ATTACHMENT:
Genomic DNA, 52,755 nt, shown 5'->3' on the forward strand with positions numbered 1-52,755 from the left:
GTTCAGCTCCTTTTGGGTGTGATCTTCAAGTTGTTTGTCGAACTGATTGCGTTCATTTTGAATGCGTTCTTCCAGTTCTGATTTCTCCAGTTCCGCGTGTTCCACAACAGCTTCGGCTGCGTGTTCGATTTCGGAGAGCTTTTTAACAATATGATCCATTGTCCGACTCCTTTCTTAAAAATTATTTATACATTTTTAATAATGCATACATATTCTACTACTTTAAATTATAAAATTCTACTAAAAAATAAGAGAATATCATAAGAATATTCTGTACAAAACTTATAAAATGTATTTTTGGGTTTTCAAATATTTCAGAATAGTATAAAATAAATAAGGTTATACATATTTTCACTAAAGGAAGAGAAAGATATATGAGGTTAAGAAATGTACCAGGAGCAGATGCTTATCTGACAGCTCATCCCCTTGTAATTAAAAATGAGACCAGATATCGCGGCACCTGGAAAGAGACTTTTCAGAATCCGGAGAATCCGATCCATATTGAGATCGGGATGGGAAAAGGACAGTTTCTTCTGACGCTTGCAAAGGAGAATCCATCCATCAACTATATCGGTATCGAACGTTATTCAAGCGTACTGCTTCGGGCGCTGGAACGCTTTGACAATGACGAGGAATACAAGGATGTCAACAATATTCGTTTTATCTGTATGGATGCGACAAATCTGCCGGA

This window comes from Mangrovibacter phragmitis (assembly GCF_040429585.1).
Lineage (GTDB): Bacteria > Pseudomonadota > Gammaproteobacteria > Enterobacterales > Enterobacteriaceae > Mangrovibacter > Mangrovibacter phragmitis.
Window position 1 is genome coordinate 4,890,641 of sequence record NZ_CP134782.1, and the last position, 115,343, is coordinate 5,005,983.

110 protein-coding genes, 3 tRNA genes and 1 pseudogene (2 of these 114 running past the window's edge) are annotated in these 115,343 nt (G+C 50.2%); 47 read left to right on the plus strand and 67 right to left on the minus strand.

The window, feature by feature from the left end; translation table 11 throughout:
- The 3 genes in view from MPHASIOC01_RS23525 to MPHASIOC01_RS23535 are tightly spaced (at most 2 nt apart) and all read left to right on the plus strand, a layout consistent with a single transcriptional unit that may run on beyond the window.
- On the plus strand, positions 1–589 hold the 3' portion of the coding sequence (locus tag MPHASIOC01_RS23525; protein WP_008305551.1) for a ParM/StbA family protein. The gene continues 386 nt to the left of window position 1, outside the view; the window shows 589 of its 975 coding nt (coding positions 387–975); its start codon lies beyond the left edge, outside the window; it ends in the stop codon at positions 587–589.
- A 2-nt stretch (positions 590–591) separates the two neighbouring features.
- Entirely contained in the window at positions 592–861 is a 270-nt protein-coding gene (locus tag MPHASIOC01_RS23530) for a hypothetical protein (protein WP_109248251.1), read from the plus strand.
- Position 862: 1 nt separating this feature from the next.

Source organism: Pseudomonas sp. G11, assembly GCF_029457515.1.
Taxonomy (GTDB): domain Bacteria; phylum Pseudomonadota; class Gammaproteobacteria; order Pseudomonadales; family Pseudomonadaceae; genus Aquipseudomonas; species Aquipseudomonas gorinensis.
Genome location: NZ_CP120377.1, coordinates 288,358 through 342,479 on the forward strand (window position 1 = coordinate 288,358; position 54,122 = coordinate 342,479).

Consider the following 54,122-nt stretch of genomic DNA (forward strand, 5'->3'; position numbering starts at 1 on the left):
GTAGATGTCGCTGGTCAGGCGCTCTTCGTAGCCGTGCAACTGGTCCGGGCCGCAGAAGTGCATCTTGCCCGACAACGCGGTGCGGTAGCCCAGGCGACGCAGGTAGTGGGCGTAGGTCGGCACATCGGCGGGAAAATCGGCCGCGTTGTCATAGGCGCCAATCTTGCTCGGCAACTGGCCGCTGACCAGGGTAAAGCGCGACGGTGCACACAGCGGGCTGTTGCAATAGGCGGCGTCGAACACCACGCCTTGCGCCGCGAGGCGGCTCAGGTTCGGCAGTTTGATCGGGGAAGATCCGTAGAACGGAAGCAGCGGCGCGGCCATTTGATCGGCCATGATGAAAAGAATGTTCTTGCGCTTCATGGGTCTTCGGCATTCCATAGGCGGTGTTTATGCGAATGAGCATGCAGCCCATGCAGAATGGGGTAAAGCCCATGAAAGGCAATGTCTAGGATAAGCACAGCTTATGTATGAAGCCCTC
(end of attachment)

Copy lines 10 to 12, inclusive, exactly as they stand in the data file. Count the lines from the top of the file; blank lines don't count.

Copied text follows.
- A 2-nt stretch (positions 590–591) separates the two neighbouring features.
- Entirely contained in the window at positions 592–861 is a 270-nt protein-coding gene (locus tag MPHASIOC01_RS23530) for a hypothetical protein (protein WP_109248251.1), read from the plus strand.
- Position 862: 1 nt separating this feature from the next.